Text description provided by the architects. Enhancing the experience of the city does not always require projects of significant cost and time, but can often come about as the result of modest, temporary interventions and events, in key places, at chosen times. Our office is dedicated to the conception of interventions likely to appeal to city residents, transforming the way in which they view the places around them and the practices possible in their cities.
Human beings carry within them nostalgia of a primordial happiness from ancient times. The notion of a return to these origins of happiness is often associated with Nature. Our intention is to encourage inhabitants to participate in fun, uncommon events taking place within the urban landscape: an inflatable bridge equipped with giant trampolines rises above the Seine, a pavilion erected in a London park, a museum traversed by a roller coaster.
These projects offer, in the heart of the city, new forms of Elysian Fields, given over not to the Champs-Élysées of shopping and strictly urban activities, but rather to fundamental human practices, which liberate strong emotions calling on all our senses.
The site of this competition is the Museum Gardens, Cambridge Heath Road in Bethnal Green, London. It lies within the Tower Hamlets and Hackney boroughs. The gardens are on the English Heritage Register for Historic Parks and Gardens. It is approximately 1.05 hectares in size and is surrounded by: Cambridge Heath Road, Museum Passage, V&A Museum of Childhood, St John’s Church and Victoria Park Square. The site’s main use is as a recreational garden for living, working and visiting communities. Given it’s prominence within the community it serves, it is clear to us that it is important that the most is made of the site through our pavilion.
Our project responds to the desire to create a temporary transportable pavilion for the summer of 2013 in such a public space, with a need for inclusion, socializing, relaxation, discussion, reflection, escape, view and enjoyment of a high quality space.
It will provide an inspirational space where visiting architects, designers, families and the general public can stand and sit whilst admiring, embracing diversity and engaging with each other in discussions about design, the importance and benefits of peace and co-existence, or even novel stories they have to tell in a peaceful setting.
The Museum Gardens, and nature in general are the perfect settings to promote the idea of peace, to encourage the sharing of joyful stories and provoking discussions about architecture and design.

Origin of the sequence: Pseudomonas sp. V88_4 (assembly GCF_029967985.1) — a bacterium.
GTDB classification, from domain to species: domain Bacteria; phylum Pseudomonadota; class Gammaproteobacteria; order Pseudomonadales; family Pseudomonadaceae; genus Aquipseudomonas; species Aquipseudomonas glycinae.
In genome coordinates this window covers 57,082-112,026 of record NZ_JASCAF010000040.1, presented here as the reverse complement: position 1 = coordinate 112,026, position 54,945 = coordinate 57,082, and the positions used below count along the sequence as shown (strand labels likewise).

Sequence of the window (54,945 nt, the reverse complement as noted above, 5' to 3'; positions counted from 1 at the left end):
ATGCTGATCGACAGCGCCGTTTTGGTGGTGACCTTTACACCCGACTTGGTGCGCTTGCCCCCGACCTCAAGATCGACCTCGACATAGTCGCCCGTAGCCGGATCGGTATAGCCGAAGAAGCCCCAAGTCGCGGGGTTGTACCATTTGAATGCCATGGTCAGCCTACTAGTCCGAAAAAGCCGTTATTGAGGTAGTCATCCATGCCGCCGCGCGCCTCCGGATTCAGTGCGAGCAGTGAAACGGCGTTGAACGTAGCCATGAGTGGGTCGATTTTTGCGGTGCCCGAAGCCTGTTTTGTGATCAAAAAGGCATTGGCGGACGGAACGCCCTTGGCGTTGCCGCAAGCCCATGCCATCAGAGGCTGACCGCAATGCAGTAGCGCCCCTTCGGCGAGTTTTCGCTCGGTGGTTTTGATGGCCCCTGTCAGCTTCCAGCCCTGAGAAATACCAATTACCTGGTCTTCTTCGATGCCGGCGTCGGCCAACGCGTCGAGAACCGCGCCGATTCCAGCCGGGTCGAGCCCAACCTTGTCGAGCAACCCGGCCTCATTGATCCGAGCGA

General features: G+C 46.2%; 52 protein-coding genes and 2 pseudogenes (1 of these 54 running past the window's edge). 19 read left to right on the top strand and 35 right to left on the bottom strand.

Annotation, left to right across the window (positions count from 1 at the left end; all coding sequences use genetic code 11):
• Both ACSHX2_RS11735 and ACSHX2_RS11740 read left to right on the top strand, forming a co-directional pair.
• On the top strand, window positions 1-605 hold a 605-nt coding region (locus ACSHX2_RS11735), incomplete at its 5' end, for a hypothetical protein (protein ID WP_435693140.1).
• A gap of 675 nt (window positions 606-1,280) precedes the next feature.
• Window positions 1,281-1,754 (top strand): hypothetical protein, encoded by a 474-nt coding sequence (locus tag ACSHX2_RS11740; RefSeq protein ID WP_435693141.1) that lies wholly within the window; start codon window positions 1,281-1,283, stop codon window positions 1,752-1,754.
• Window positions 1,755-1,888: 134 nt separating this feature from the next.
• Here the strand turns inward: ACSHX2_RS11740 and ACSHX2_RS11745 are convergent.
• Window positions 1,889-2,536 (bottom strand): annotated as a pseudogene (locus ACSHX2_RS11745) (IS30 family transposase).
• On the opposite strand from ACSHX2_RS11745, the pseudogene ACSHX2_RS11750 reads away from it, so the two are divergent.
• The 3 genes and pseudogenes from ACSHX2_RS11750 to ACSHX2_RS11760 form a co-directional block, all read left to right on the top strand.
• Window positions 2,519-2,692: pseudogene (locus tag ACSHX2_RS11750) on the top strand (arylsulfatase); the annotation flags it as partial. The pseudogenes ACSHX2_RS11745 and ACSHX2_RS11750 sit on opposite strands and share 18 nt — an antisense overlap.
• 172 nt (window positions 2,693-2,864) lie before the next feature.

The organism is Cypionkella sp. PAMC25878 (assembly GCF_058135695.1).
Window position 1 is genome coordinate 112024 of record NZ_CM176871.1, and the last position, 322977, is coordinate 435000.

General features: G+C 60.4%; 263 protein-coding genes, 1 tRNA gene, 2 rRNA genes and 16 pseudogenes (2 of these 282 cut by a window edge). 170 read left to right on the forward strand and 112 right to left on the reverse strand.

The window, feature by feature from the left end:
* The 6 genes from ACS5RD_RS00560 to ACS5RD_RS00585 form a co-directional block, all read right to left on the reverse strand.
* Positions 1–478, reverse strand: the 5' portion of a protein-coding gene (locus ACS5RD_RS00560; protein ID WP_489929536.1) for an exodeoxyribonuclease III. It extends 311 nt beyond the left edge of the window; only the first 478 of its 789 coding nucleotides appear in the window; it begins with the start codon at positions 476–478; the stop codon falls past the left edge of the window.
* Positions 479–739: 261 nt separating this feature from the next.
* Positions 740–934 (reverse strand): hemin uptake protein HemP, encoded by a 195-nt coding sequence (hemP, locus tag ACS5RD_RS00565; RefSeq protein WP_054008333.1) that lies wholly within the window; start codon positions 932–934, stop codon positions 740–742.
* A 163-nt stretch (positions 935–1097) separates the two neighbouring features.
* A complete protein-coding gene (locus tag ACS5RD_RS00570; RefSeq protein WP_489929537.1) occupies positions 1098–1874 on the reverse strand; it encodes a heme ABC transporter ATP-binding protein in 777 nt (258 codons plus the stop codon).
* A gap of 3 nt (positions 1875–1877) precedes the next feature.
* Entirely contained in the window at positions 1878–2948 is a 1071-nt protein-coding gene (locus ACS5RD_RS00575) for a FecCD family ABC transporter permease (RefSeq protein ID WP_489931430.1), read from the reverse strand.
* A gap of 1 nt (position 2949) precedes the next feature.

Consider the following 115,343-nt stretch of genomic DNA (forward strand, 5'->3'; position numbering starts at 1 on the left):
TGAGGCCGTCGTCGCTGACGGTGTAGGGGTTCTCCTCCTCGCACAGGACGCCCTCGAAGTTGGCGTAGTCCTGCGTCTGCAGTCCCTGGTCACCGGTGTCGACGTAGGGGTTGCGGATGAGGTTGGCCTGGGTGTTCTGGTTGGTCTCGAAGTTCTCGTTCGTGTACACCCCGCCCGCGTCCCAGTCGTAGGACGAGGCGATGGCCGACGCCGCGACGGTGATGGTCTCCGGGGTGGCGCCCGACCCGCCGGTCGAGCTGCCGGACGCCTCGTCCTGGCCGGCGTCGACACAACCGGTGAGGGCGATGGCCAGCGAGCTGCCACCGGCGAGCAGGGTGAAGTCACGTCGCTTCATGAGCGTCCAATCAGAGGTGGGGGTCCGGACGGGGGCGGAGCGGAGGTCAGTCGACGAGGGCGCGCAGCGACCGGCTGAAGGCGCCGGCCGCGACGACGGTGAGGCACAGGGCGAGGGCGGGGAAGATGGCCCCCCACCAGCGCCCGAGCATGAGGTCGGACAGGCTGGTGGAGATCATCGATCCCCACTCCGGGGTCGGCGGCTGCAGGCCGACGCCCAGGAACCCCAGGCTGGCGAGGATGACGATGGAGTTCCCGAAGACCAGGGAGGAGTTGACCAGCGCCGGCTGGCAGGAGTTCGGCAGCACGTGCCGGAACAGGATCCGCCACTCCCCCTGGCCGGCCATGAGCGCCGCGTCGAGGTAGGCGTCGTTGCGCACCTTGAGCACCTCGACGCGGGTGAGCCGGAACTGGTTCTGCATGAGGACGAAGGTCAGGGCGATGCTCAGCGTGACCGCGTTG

We propose a Pavilion which is visually and aesthetically engaging. We think it is capable of providing an ideal contemporary space which offers a sense of tranquility, beauty and an exceptional aesthetic value to the very heart of the Museum Gardens.
Peace is one of the highest possible human ideals. It is a state of equilibrium; it means NO WAR, but also harmony, silence, pureness, kindness, happiness, appeasement, calm, reconciliation, serendipity, tranquility… To express all of these ideas, we have created a perfect and symmetrical sculpture, obtained by a precise geometrical manipulation. The beauty of the shape lies in its perfect symmetry and fluidity; we feel there is no need to explain it a great deal as it is a pavilion that speaks to everyone. It allows visitors looking at the volume for a split second to get a sense of the pavilion and its layout with minimum effort. The symmetrical geometry of the pavilion blurs our notions of inside and outside, however the simple act of motion through the exterior and interior spaces of the pavilion bringing an understanding to the visitor.
The Pavilion is 4 meters in height and 20 Square meters in area. Designed entirely with lightweight materials – 77.96m² of PVC membrane and 20m3 of air - our project is a selfsupporting structure; it is easily scalable to inhabit larger dimensions of other sites.
To achieve such an apparently complex shape, we unite advanced tools of parametric design: in the study of tensile membranes and in the geometric conception of double curved surfaces, and digital fabrication: in the accurate manufacturing of the pavilion using CNC cutting machines.